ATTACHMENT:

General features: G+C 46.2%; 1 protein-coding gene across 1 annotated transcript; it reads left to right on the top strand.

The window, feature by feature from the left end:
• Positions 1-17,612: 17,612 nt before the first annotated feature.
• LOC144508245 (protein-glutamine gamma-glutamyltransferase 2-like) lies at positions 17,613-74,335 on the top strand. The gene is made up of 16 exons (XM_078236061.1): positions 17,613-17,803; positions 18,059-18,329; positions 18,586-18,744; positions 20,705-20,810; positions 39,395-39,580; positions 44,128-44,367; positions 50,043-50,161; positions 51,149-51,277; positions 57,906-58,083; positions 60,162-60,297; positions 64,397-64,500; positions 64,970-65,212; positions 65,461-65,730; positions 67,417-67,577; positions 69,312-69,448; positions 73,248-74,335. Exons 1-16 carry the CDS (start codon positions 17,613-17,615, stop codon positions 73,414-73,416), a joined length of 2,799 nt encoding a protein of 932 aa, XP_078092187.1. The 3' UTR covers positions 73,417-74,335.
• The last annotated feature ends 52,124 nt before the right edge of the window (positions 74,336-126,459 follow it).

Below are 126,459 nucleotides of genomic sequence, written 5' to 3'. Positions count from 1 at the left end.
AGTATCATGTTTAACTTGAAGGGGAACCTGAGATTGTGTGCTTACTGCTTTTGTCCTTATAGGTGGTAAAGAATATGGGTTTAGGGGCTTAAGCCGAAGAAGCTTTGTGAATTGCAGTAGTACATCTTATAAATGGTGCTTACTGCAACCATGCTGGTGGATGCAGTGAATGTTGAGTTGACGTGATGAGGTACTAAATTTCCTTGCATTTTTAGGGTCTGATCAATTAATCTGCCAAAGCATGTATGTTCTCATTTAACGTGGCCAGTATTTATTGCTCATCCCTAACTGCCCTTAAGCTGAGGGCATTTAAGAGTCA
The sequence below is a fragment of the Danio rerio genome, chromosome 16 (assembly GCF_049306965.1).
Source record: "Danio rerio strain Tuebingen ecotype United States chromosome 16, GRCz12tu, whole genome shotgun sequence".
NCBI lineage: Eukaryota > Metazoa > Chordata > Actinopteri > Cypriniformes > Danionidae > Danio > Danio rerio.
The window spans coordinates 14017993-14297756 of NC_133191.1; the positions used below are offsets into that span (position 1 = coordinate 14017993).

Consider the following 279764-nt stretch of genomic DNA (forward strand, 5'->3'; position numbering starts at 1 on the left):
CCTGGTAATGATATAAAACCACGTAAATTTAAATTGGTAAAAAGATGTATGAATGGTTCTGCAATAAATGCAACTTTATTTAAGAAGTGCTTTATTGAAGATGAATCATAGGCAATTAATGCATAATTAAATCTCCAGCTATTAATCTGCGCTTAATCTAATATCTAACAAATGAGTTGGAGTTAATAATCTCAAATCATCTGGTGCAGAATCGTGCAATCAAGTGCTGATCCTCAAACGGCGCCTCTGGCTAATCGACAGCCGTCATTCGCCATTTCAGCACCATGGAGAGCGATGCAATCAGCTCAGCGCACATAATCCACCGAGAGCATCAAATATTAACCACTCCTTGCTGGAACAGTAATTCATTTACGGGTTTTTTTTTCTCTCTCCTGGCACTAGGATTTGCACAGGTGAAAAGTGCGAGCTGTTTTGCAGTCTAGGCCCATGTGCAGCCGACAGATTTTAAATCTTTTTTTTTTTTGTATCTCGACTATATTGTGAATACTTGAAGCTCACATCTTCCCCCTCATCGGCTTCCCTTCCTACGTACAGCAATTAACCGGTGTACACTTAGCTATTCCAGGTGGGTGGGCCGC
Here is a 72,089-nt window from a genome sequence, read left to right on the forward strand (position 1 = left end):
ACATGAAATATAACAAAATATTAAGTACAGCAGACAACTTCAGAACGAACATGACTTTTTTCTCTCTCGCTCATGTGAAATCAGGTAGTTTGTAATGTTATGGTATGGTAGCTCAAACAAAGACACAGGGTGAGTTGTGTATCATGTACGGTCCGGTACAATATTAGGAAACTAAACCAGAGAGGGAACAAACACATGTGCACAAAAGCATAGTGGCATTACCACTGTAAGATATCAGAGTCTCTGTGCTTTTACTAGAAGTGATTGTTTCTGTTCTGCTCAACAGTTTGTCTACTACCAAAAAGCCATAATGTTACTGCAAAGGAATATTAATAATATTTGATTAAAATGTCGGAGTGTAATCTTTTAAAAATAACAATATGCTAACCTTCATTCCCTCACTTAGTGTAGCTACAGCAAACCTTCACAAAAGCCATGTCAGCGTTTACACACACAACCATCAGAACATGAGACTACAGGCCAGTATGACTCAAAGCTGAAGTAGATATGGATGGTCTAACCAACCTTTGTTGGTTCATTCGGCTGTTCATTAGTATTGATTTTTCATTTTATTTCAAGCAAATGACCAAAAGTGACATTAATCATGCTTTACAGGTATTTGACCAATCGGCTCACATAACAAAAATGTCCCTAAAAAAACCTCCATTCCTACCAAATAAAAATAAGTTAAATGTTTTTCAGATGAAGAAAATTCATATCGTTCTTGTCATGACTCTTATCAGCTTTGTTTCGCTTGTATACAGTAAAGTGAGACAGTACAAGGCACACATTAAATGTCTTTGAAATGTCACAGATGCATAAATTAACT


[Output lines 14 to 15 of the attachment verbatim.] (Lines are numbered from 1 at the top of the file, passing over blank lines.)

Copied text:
Here is a 72,089-nt window from a genome sequence, read left to right on the forward strand (position 1 = left end):
ACATGAAATATAACAAAATATTAAGTACAGCAGACAACTTCAGAACGAACATGACTTTTTTCTCTCTCGCTCATGTGAAATCAGGTAGTTTGTAATGTTATGGTATGGTAGCTCAAACAAAGACACAGGGTGAGTTGTGTATCATGTACGGTCCGGTACAATATTAGGAAACTAAACCAGAGAGGGAACAAACACATGTGCACAAAAGCATAGTGGCATTACCACTGTAAGATATCAGAGTCTCTGTGCTTTTACTAGAAGTGATTGTTTCTGTTCTGCTCAACAGTTTGTCTACTACCAAAAAGCCATAATGTTACTGCAAAGGAATATTAATAATATTTGATTAAAATGTCGGAGTGTAATCTTTTAAAAATAACAATATGCTAACCTTCATTCCCTCACTTAGTGTAGCTACAGCAAACCTTCACAAAAGCCATGTCAGCGTTTACACACACAACCATCAGAACATGAGACTACAGGCCAGTATGACTCAAAGCTGAAGTAGATATGGATGGTCTAACCAACCTTTGTTGGTTCATTCGGCTGTTCATTAGTATTGATTTTTCATTTTATTTCAAGCAAATGACCAAAAGTGACATTAATCATGCTTTACAGGTATTTGACCAATCGGCTCACATAACAAAAATGTCCCTAAAAAAACCTCCATTCCTACCAAATAAAAATAAGTTAAATGTTTTTCAGATGAAGAAAATTCATATCGTTCTTGTCATGACTCTTATCAGCTTTGTTTCGCTTGTATACAGTAAAGTGAGACAGTACAAGGCACACATTAAATGTCTTTGAAATGTCACAGATGCATAAATTAACT